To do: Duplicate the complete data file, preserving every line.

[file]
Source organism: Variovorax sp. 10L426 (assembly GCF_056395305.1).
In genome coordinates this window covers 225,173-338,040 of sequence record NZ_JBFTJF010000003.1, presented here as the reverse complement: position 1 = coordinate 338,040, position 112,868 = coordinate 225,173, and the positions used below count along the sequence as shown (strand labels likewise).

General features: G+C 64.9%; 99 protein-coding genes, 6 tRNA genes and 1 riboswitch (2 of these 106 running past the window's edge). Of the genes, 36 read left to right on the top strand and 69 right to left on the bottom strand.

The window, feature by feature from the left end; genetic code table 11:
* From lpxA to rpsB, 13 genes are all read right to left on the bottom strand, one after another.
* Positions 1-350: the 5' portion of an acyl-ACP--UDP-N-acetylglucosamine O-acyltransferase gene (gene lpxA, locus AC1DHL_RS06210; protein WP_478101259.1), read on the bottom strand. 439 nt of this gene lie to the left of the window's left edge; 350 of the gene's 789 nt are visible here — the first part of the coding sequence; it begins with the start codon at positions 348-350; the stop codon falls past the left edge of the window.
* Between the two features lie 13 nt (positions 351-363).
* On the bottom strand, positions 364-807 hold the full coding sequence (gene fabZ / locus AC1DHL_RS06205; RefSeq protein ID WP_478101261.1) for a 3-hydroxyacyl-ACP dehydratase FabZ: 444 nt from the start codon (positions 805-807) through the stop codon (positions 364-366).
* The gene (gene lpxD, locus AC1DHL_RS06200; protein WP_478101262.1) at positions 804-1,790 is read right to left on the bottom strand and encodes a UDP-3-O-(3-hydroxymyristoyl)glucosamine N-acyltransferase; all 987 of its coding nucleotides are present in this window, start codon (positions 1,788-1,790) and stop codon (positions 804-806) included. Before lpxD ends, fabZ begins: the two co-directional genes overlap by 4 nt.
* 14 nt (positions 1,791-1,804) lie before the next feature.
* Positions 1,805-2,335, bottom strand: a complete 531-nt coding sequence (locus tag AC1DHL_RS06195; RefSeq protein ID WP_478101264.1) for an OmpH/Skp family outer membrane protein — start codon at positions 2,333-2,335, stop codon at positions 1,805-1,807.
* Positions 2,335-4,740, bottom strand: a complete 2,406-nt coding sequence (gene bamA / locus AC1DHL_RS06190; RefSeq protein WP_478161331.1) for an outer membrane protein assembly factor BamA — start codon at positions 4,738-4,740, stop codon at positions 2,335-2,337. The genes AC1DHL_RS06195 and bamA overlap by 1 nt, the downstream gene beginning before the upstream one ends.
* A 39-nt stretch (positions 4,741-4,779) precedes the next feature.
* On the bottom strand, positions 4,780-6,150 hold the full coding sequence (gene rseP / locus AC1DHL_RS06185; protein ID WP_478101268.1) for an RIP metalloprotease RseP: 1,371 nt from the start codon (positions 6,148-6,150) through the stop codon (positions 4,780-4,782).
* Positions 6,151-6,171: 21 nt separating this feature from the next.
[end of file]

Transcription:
Source organism: Variovorax sp. 10L426 (assembly GCF_056395305.1).
In genome coordinates this window covers 225,173-338,040 of sequence record NZ_JBFTJF010000003.1, presented here as the reverse complement: position 1 = coordinate 338,040, position 112,868 = coordinate 225,173, and the positions used below count along the sequence as shown (strand labels likewise).

General features: G+C 64.9%; 99 protein-coding genes, 6 tRNA genes and 1 riboswitch (2 of these 106 running past the window's edge). Of the genes, 36 read left to right on the top strand and 69 right to left on the bottom strand.

The window, feature by feature from the left end; genetic code table 11:
* From lpxA to rpsB, 13 genes are all read right to left on the bottom strand, one after another.
* Positions 1-350: the 5' portion of an acyl-ACP--UDP-N-acetylglucosamine O-acyltransferase gene (gene lpxA, locus AC1DHL_RS06210; protein WP_478101259.1), read on the bottom strand. 439 nt of this gene lie to the left of the window's left edge; 350 of the gene's 789 nt are visible here — the first part of the coding sequence; it begins with the start codon at positions 348-350; the stop codon falls past the left edge of the window.
* Between the two features lie 13 nt (positions 351-363).
* On the bottom strand, positions 364-807 hold the full coding sequence (gene fabZ / locus AC1DHL_RS06205; RefSeq protein ID WP_478101261.1) for a 3-hydroxyacyl-ACP dehydratase FabZ: 444 nt from the start codon (positions 805-807) through the stop codon (positions 364-366).
* The gene (gene lpxD, locus AC1DHL_RS06200; protein WP_478101262.1) at positions 804-1,790 is read right to left on the bottom strand and encodes a UDP-3-O-(3-hydroxymyristoyl)glucosamine N-acyltransferase; all 987 of its coding nucleotides are present in this window, start codon (positions 1,788-1,790) and stop codon (positions 804-806) included. Before lpxD ends, fabZ begins: the two co-directional genes overlap by 4 nt.
* 14 nt (positions 1,791-1,804) lie before the next feature.
* Positions 1,805-2,335, bottom strand: a complete 531-nt coding sequence (locus tag AC1DHL_RS06195; RefSeq protein ID WP_478101264.1) for an OmpH/Skp family outer membrane protein — start codon at positions 2,333-2,335, stop codon at positions 1,805-1,807.
* Positions 2,335-4,740, bottom strand: a complete 2,406-nt coding sequence (gene bamA / locus AC1DHL_RS06190; RefSeq protein WP_478161331.1) for an outer membrane protein assembly factor BamA — start codon at positions 4,738-4,740, stop codon at positions 2,335-2,337. The genes AC1DHL_RS06195 and bamA overlap by 1 nt, the downstream gene beginning before the upstream one ends.
* A 39-nt stretch (positions 4,741-4,779) precedes the next feature.
* On the bottom strand, positions 4,780-6,150 hold the full coding sequence (gene rseP / locus AC1DHL_RS06185; protein ID WP_478101268.1) for an RIP metalloprotease RseP: 1,371 nt from the start codon (positions 6,148-6,150) through the stop codon (positions 4,780-4,782).
* Positions 6,151-6,171: 21 nt separating this feature from the next.